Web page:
Grant Shapps reveals talks to make London Underground line driverless with train strikes set to cause chaos
Mr Shapps thinks the strikes will make some railway workers realise that "automation just becomes more attractive than striking employees"
Grant Shapps has revealed he is already in talks to make a London Underground line driverless as rail strikes are set to cause chaos across the country in the coming days.
Thousands of members of the Rail, Maritime and Transport (RMT) union at Network Rail and 13 train operators will walk out on Tuesday, Thursday and Saturday, while London Underground workers are also set to strike on Tuesday.
Services across the UK will start to be affected from Monday evening, with just one in five trains running on strike days, predominantly on main lines and only for about 11 hours.
And the Transport Secretary, who says he is already in talks with Transport for London over making a London Underground line driverless, added he believes the strike action will lead to growing calls for automated trains.
Mr Shapps said: “Every hour of strikes will surely increase the enthusiasm from the travelling public to have their trains automated to get rid of this threat over their heads that the workers will strike.
“I think these strikes are severely counterproductive, not just for people who can’t get to their exams this week and to hospital appointments but also fundamentally to railway workers who will find in the end that automation just becomes more attractive than striking employees,” he told The Telegraph.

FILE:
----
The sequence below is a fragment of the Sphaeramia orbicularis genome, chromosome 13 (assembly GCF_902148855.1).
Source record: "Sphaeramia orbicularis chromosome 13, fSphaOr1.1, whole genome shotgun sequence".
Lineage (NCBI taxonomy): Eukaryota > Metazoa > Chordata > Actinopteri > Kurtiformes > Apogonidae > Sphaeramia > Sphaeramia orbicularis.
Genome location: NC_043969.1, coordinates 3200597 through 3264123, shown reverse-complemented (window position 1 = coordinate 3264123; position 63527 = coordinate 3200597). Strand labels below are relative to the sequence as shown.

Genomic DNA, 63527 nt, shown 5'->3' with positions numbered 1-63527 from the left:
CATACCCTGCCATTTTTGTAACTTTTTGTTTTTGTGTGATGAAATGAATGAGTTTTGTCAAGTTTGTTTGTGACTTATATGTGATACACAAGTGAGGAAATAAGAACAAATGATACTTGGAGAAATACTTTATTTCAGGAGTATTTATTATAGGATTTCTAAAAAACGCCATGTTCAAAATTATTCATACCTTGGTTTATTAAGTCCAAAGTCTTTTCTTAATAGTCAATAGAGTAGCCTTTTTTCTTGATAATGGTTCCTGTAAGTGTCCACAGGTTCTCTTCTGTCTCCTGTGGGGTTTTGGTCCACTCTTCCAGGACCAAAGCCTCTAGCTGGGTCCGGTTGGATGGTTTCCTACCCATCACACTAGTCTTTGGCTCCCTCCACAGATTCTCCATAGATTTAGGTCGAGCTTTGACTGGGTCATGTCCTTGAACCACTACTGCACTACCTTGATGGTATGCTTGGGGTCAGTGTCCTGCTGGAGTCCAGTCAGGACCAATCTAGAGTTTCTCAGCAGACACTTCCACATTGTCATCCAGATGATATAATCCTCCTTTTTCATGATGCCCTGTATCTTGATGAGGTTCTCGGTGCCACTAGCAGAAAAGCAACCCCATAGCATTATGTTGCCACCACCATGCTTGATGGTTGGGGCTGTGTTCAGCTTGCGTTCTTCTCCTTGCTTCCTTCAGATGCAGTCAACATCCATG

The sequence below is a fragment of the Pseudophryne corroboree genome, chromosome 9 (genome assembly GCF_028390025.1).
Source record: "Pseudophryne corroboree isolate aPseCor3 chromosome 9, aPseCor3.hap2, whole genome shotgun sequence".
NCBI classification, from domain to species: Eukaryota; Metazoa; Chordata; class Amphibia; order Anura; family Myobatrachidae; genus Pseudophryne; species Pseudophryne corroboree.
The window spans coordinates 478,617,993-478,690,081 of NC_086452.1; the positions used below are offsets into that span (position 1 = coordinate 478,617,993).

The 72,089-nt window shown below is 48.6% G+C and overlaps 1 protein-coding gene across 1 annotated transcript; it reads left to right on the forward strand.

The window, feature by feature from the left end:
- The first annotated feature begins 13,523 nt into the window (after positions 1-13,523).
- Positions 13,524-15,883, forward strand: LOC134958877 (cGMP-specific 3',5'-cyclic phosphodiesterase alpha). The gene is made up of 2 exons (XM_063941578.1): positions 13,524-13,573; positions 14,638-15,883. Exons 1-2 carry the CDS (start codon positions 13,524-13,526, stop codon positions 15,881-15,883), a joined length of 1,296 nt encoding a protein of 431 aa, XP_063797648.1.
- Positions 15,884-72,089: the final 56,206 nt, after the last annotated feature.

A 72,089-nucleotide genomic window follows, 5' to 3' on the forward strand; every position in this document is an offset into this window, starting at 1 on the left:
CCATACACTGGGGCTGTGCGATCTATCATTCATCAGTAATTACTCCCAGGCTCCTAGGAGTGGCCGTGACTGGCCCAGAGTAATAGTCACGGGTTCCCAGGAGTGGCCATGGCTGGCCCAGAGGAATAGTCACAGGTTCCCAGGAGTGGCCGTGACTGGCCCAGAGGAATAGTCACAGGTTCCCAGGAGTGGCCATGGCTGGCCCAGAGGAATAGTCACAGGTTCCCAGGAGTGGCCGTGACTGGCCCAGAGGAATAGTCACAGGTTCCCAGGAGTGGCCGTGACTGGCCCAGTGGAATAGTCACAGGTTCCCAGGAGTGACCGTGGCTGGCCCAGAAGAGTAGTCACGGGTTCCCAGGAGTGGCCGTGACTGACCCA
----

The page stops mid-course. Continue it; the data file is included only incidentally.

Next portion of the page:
Mr Shapps, who has been vocal in condemning the strikes, told union workers earlier today that bosses had them “striking under false pretences”.
He said: “The very last thing the railway needs and should be doing right now is alienating passengers and freight customers with a long and damaging strike.
“So my message to the workforce is straightforward: your union bosses have got you striking under false pretences and rather than protecting your jobs they are actually endangering them and the railways’ future.
“We have a platform for change… and that means building an agile and flexible workforce, not one that strikes every time someone suggests an improvement to our railway. Strikes should be last resort not the first resort.
“So please let’s stop dividing the railway industry and let’s start working for a brighter future.”
While he also added that the Government were doing “everything we can” to minimise disruption.
He continued: “We are doing everything we can, despite these strikes, to minimise the disruption throughout the entire network.
“We are working with the civil contingencies secretariat, the Government’s emergency planning team, to keep critical supply chains open wherever possible.
“Operators will keep as many passenger trains as possible running, though of course with much disruption to the timetable that is going to be very difficult on strike days.
“And it’s estimated that around 20 percent of planned services will operate, focused on key workers, main population centres and critical freight routes.
“But there will be mass disruption and we advise passengers to avoid travelling unless absolutely necessary, which of course for many it will be.”